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Michael Brown’s Authentic Fire, reviewed by John King

Chapter three is Brown’s cloud of witnesses and includes a registry of well-known and well-accepted Spirit-filled believers who embraced Pentecost, including A.W. Tozer, Oswald Chambers, Gordon Fee, Craig Keener, Ben Witherington, N. T. Wright. Brown rebuts MacArthur’s claim that charismatic theology has made no contribution to true biblical interpretation or that Pentecostal preaching is a deviant mutation of truth. A.W. Tozer, as Brown notes, called the Baptism in the Spirit our true Christian heritage. Brown addresses a number of MacArthur’s concerns: Where is the Pentecostal outreach to the sick and poor? How have Pentecostals enriched true worship? Are there any Christlike Pentecostal leaders?

Chapter four deals with the historical roots of Pentecostalism and speaking in tongues as its peculiarity. MacArthur focuses on the acts of a few leaders in the Pentecostal movement to discredit anything charismatic. Brown calls this a genetic fallacy. MacArthur’s claim is that from the beginning the entire movement was misleading and inaccurate. Brown points out that the Pentecostal movement has a far greater and older history of holy living and evangelism, thus exposing MacArthur’s fallacy.

Brown also points out the fallacy of guilt by association. The fact that any of us may only be a few degrees from heresy doesn’t make us a heretic. Brown uses MacArthur’s dispensational eschatology—something which Pentecostals also believe—to show that MacArthur criticizes himself. R.C. Sproul, also a dispensationalist, was mentored by Dr. John Gerstner who called dispensationalism a heresy. Brown calls this a ridiculous mess.

Brown went on to point out that Martin Luther, the great reformation leader, called peasants dogs and pigs and claimed responsibility for killing 100,000 of them. He called Jews devils and called for setting their synagogues on fire. Does this association discredit the Lutheran faith today? In John Calvin’s Geneva, where he administered justice, children who called their mother a devil were put to death. Church attendance was obligatory under threat of fines and floggings. In no short time could any Roman Catholic be found living in Geneva. What does this say about Presbyterians or Baptists who consider themselves Calvinists? Brown contends that it should say nothing, no more than Martin Luther’s anti-Semitism reflects on today’s Lutheran church or for Protestants in general.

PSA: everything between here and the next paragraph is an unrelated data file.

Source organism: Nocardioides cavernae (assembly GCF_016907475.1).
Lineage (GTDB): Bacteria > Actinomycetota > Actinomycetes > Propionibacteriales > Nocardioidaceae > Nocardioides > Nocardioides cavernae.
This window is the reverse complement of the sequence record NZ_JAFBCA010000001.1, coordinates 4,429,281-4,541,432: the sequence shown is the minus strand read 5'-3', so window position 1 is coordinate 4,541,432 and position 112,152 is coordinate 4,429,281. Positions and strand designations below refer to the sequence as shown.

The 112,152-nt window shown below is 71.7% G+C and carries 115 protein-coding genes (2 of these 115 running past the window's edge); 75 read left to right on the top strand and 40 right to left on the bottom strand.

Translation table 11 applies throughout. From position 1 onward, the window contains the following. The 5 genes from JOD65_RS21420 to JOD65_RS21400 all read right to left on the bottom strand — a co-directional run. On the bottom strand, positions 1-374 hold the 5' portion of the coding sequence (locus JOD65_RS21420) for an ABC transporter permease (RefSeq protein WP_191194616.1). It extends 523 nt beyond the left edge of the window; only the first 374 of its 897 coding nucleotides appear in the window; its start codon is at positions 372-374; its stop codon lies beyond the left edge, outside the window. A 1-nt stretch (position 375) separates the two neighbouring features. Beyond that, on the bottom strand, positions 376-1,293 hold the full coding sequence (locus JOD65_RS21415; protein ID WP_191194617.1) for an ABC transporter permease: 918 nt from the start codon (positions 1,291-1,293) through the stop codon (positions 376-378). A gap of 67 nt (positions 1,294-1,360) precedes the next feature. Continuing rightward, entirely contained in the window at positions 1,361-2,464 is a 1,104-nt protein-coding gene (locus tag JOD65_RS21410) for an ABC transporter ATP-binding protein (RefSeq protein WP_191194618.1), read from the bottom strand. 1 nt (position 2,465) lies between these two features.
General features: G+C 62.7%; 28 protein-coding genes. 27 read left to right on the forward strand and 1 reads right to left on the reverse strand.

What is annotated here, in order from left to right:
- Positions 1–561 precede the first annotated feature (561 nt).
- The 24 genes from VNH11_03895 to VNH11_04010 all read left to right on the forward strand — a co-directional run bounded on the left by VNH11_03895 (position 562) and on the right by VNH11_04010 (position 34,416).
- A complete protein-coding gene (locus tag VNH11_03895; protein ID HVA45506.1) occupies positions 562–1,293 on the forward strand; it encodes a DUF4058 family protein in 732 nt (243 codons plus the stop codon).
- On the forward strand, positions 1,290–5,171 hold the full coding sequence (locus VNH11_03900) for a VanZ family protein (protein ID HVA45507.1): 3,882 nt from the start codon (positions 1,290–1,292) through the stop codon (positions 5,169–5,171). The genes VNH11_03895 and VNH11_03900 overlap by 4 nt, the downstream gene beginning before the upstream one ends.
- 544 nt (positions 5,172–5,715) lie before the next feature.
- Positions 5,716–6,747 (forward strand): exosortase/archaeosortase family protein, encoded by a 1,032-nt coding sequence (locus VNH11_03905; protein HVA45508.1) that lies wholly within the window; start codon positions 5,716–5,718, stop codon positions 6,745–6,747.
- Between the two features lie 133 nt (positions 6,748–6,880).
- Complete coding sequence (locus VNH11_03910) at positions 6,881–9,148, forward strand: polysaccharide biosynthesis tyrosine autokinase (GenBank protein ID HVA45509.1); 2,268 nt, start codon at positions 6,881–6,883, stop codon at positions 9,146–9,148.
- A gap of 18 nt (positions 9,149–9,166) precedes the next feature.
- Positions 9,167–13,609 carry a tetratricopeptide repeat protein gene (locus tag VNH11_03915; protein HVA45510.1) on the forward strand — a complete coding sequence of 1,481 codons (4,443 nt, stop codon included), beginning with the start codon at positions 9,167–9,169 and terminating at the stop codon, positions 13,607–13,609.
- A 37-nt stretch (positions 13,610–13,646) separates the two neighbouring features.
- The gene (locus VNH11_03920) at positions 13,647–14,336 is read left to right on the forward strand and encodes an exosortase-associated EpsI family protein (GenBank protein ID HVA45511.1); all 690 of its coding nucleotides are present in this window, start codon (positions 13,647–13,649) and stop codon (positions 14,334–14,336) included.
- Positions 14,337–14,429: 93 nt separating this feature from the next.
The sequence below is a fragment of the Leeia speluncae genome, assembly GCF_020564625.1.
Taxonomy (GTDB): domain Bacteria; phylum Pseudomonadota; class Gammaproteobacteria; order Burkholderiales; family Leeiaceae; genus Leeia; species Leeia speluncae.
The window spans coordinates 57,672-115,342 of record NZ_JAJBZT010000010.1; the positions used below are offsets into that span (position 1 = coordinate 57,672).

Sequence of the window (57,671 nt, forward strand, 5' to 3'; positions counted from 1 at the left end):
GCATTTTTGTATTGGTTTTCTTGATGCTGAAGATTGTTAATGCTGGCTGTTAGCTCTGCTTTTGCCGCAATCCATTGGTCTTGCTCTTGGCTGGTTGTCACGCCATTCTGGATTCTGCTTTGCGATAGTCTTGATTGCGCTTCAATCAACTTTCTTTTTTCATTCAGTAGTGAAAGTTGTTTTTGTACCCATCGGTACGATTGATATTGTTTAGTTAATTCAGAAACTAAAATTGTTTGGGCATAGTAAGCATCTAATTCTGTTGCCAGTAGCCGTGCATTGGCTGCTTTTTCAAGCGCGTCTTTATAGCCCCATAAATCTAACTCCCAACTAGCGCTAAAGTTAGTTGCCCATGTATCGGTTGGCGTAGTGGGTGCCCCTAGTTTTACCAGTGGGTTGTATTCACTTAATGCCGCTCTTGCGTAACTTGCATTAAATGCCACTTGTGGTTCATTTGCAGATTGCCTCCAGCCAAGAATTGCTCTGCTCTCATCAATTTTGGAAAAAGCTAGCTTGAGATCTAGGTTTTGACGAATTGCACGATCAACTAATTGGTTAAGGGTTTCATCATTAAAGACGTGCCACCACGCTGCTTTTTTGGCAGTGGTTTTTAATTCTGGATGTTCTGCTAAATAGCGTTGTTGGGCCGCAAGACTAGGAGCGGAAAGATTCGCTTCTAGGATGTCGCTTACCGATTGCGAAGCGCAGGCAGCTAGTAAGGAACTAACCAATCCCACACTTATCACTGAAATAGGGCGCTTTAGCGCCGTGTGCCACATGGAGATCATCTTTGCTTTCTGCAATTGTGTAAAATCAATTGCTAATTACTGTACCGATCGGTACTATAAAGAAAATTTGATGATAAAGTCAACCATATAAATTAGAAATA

MacArthur uses, according to Brown, unequal weights and measures when he discredits charismatics but embraces Calvinism. The principle to put to memory is don’t compare the best things about your religion to the worse things of someone else’s.

MacArthur attempts to enlist Jonathan Edwards’ nine signs to distinguish the work of the Spirit from other causes, human and demonic. However, Brown maintains these are negative positives or merely signs to exclude what was not from God. Edwards was more concerned with what contradicts Scripture rather than calling on the Word to confirm what is—freedom within limits. Brown correctly observes that “the Bible does not give us the right to …judge…based on … physical responses.” The heart of the matter for MacArthur is that displays of Pentecostalism appear recklessly out of order. But Brown correctly points out that crying, weeping, shouting, and the like are not outside the move of the Spirit.

What about sin in Pentecostal circles? Brown draws attention to the Corinthian church as an example of what Edwards refers to as “irregularities … in conduct.” Even disgraceful behavior does not mean the Spirit isn’t there. One clergyman’s indiscretions cannot discredit an entire work of God. Judas Iscariot’s betrayal does not make Jesus’ mission less Spirit-led. Brown quotes Edwards in saying: “This is not any argument that the work in general is not of the Spirit.”

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Category: Spirit, Spring 2014

About the Author: John H. King, M.Th., retired from the pastorate after serving congregations in New Jersey, Pennsylvania and Massachusetts for over 24 years and now develops software for the financial services industry. He is the author of Challenged: Living Our Faith in a Post Modern Age.

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